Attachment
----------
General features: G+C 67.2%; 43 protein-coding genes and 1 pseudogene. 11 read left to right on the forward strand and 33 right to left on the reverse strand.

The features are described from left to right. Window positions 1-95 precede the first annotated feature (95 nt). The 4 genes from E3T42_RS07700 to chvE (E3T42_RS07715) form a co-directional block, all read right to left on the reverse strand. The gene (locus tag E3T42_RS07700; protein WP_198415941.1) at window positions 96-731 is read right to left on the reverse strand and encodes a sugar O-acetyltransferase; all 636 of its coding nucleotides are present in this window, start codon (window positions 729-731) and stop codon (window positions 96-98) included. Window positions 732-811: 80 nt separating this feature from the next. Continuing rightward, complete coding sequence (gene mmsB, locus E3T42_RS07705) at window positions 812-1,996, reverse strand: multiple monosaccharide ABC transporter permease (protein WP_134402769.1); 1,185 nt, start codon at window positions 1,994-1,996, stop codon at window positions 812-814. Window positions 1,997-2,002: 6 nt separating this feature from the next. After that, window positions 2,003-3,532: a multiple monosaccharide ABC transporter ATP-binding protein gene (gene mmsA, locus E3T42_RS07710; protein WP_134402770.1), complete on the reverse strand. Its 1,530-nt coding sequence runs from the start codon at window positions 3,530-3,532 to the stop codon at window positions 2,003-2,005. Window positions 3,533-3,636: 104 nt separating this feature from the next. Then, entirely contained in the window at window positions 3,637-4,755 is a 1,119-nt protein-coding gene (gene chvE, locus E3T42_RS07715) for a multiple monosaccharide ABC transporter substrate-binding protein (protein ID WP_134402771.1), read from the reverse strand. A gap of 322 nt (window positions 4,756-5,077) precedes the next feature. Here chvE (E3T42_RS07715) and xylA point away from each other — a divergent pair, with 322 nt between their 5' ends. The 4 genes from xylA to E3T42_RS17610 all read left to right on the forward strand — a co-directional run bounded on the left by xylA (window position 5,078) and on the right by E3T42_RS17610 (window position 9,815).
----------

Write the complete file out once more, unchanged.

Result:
General features: G+C 67.2%; 43 protein-coding genes and 1 pseudogene. 11 read left to right on the forward strand and 33 right to left on the reverse strand.

The features are described from left to right. Window positions 1-95 precede the first annotated feature (95 nt). The 4 genes from E3T42_RS07700 to chvE (E3T42_RS07715) form a co-directional block, all read right to left on the reverse strand. The gene (locus tag E3T42_RS07700; protein WP_198415941.1) at window positions 96-731 is read right to left on the reverse strand and encodes a sugar O-acetyltransferase; all 636 of its coding nucleotides are present in this window, start codon (window positions 729-731) and stop codon (window positions 96-98) included. Window positions 732-811: 80 nt separating this feature from the next. Continuing rightward, complete coding sequence (gene mmsB, locus E3T42_RS07705) at window positions 812-1,996, reverse strand: multiple monosaccharide ABC transporter permease (protein WP_134402769.1); 1,185 nt, start codon at window positions 1,994-1,996, stop codon at window positions 812-814. Window positions 1,997-2,002: 6 nt separating this feature from the next. After that, window positions 2,003-3,532: a multiple monosaccharide ABC transporter ATP-binding protein gene (gene mmsA, locus E3T42_RS07710; protein WP_134402770.1), complete on the reverse strand. Its 1,530-nt coding sequence runs from the start codon at window positions 3,530-3,532 to the stop codon at window positions 2,003-2,005. Window positions 3,533-3,636: 104 nt separating this feature from the next. Then, entirely contained in the window at window positions 3,637-4,755 is a 1,119-nt protein-coding gene (gene chvE, locus E3T42_RS07715) for a multiple monosaccharide ABC transporter substrate-binding protein (protein ID WP_134402771.1), read from the reverse strand. A gap of 322 nt (window positions 4,756-5,077) precedes the next feature. Here chvE (E3T42_RS07715) and xylA point away from each other — a divergent pair, with 322 nt between their 5' ends. The 4 genes from xylA to E3T42_RS17610 all read left to right on the forward strand — a co-directional run bounded on the left by xylA (window position 5,078) and on the right by E3T42_RS17610 (window position 9,815).